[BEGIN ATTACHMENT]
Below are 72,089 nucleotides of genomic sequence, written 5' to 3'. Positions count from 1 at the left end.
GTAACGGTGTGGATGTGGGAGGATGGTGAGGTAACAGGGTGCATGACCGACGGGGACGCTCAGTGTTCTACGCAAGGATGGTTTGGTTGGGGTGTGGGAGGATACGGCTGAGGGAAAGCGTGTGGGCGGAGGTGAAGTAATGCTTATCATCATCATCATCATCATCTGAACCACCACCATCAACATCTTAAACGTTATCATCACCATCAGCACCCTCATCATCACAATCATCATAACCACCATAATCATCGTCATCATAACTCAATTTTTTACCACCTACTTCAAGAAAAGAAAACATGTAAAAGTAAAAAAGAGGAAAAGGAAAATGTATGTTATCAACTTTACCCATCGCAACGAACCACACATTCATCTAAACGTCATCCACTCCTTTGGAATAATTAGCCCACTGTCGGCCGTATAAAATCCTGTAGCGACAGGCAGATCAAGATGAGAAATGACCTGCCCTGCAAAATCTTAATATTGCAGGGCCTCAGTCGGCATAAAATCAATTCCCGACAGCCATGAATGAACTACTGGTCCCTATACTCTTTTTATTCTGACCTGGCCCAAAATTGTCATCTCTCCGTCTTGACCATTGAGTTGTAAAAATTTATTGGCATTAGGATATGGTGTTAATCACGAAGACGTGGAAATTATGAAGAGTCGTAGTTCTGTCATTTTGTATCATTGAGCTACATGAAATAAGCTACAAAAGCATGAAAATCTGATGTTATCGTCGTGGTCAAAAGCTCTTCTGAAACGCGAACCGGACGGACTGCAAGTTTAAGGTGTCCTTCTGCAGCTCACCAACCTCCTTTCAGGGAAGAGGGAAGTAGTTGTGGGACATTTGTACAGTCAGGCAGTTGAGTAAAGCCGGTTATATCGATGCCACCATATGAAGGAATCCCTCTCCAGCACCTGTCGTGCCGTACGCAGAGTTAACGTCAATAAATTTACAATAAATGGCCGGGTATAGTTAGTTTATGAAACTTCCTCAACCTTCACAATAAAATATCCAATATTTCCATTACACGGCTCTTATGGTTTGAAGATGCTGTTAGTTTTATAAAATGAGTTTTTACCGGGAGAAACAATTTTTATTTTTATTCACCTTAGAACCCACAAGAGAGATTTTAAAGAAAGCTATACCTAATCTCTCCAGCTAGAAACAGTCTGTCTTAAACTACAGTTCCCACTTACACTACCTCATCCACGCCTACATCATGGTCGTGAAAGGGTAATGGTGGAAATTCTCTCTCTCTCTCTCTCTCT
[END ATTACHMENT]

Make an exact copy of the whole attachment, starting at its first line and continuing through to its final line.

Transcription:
Below are 72,089 nucleotides of genomic sequence, written 5' to 3'. Positions count from 1 at the left end.
GTAACGGTGTGGATGTGGGAGGATGGTGAGGTAACAGGGTGCATGACCGACGGGGACGCTCAGTGTTCTACGCAAGGATGGTTTGGTTGGGGTGTGGGAGGATACGGCTGAGGGAAAGCGTGTGGGCGGAGGTGAAGTAATGCTTATCATCATCATCATCATCATCTGAACCACCACCATCAACATCTTAAACGTTATCATCACCATCAGCACCCTCATCATCACAATCATCATAACCACCATAATCATCGTCATCATAACTCAATTTTTTACCACCTACTTCAAGAAAAGAAAACATGTAAAAGTAAAAAAGAGGAAAAGGAAAATGTATGTTATCAACTTTACCCATCGCAACGAACCACACATTCATCTAAACGTCATCCACTCCTTTGGAATAATTAGCCCACTGTCGGCCGTATAAAATCCTGTAGCGACAGGCAGATCAAGATGAGAAATGACCTGCCCTGCAAAATCTTAATATTGCAGGGCCTCAGTCGGCATAAAATCAATTCCCGACAGCCATGAATGAACTACTGGTCCCTATACTCTTTTTATTCTGACCTGGCCCAAAATTGTCATCTCTCCGTCTTGACCATTGAGTTGTAAAAATTTATTGGCATTAGGATATGGTGTTAATCACGAAGACGTGGAAATTATGAAGAGTCGTAGTTCTGTCATTTTGTATCATTGAGCTACATGAAATAAGCTACAAAAGCATGAAAATCTGATGTTATCGTCGTGGTCAAAAGCTCTTCTGAAACGCGAACCGGACGGACTGCAAGTTTAAGGTGTCCTTCTGCAGCTCACCAACCTCCTTTCAGGGAAGAGGGAAGTAGTTGTGGGACATTTGTACAGTCAGGCAGTTGAGTAAAGCCGGTTATATCGATGCCACCATATGAAGGAATCCCTCTCCAGCACCTGTCGTGCCGTACGCAGAGTTAACGTCAATAAATTTACAATAAATGGCCGGGTATAGTTAGTTTATGAAACTTCCTCAACCTTCACAATAAAATATCCAATATTTCCATTACACGGCTCTTATGGTTTGAAGATGCTGTTAGTTTTATAAAATGAGTTTTTACCGGGAGAAACAATTTTTATTTTTATTCACCTTAGAACCCACAAGAGAGATTTTAAAGAAAGCTATACCTAATCTCTCCAGCTAGAAACAGTCTGTCTTAAACTACAGTTCCCACTTACACTACCTCATCCACGCCTACATCATGGTCGTGAAAGGGTAATGGTGGAAATTCTCTCTCTCTCTCTCTCTCT